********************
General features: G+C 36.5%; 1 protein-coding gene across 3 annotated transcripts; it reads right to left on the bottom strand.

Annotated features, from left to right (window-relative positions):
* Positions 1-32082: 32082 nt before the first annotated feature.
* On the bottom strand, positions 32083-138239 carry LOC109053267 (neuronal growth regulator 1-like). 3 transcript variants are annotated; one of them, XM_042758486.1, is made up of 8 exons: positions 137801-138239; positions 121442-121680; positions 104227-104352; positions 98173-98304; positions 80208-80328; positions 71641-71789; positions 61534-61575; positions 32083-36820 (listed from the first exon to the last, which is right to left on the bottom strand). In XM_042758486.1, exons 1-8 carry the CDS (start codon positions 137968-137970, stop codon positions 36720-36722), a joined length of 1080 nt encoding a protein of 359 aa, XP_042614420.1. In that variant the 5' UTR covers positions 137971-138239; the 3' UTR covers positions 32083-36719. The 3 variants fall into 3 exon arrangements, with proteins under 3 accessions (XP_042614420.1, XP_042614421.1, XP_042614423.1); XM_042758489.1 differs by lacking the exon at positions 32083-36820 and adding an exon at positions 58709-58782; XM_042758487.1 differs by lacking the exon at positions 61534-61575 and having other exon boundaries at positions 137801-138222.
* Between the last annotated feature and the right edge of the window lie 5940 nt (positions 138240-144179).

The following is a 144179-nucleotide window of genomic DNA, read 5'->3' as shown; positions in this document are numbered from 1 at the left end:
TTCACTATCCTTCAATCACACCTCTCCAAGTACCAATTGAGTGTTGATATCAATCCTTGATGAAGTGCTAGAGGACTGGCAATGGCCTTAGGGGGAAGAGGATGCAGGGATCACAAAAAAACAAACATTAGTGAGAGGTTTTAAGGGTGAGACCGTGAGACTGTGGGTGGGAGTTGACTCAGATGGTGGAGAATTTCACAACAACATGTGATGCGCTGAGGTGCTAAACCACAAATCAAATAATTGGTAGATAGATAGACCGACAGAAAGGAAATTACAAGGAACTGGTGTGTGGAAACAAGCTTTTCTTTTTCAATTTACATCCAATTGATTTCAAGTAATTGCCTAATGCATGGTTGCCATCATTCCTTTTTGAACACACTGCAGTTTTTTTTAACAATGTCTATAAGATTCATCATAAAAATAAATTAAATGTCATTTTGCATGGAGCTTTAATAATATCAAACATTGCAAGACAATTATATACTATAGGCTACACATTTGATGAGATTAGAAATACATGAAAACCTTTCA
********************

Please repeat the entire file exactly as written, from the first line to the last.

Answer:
General features: G+C 36.5%; 1 protein-coding gene across 3 annotated transcripts; it reads right to left on the bottom strand.

Annotated features, from left to right (window-relative positions):
* Positions 1-32082: 32082 nt before the first annotated feature.
* On the bottom strand, positions 32083-138239 carry LOC109053267 (neuronal growth regulator 1-like). 3 transcript variants are annotated; one of them, XM_042758486.1, is made up of 8 exons: positions 137801-138239; positions 121442-121680; positions 104227-104352; positions 98173-98304; positions 80208-80328; positions 71641-71789; positions 61534-61575; positions 32083-36820 (listed from the first exon to the last, which is right to left on the bottom strand). In XM_042758486.1, exons 1-8 carry the CDS (start codon positions 137968-137970, stop codon positions 36720-36722), a joined length of 1080 nt encoding a protein of 359 aa, XP_042614420.1. In that variant the 5' UTR covers positions 137971-138239; the 3' UTR covers positions 32083-36719. The 3 variants fall into 3 exon arrangements, with proteins under 3 accessions (XP_042614420.1, XP_042614421.1, XP_042614423.1); XM_042758489.1 differs by lacking the exon at positions 32083-36820 and adding an exon at positions 58709-58782; XM_042758487.1 differs by lacking the exon at positions 61534-61575 and having other exon boundaries at positions 137801-138222.
* Between the last annotated feature and the right edge of the window lie 5940 nt (positions 138240-144179).

The following is a 144179-nucleotide window of genomic DNA, read 5'->3' as shown; positions in this document are numbered from 1 at the left end:
TTCACTATCCTTCAATCACACCTCTCCAAGTACCAATTGAGTGTTGATATCAATCCTTGATGAAGTGCTAGAGGACTGGCAATGGCCTTAGGGGGAAGAGGATGCAGGGATCACAAAAAAACAAACATTAGTGAGAGGTTTTAAGGGTGAGACCGTGAGACTGTGGGTGGGAGTTGACTCAGATGGTGGAGAATTTCACAACAACATGTGATGCGCTGAGGTGCTAAACCACAAATCAAATAATTGGTAGATAGATAGACCGACAGAAAGGAAATTACAAGGAACTGGTGTGTGGAAACAAGCTTTTCTTTTTCAATTTACATCCAATTGATTTCAAGTAATTGCCTAATGCATGGTTGCCATCATTCCTTTTTGAACACACTGCAGTTTTTTTTAACAATGTCTATAAGATTCATCATAAAAATAAATTAAATGTCATTTTGCATGGAGCTTTAATAATATCAAACATTGCAAGACAATTATATACTATAGGCTACACATTTGATGAGATTAGAAATACATGAAAACCTTTCA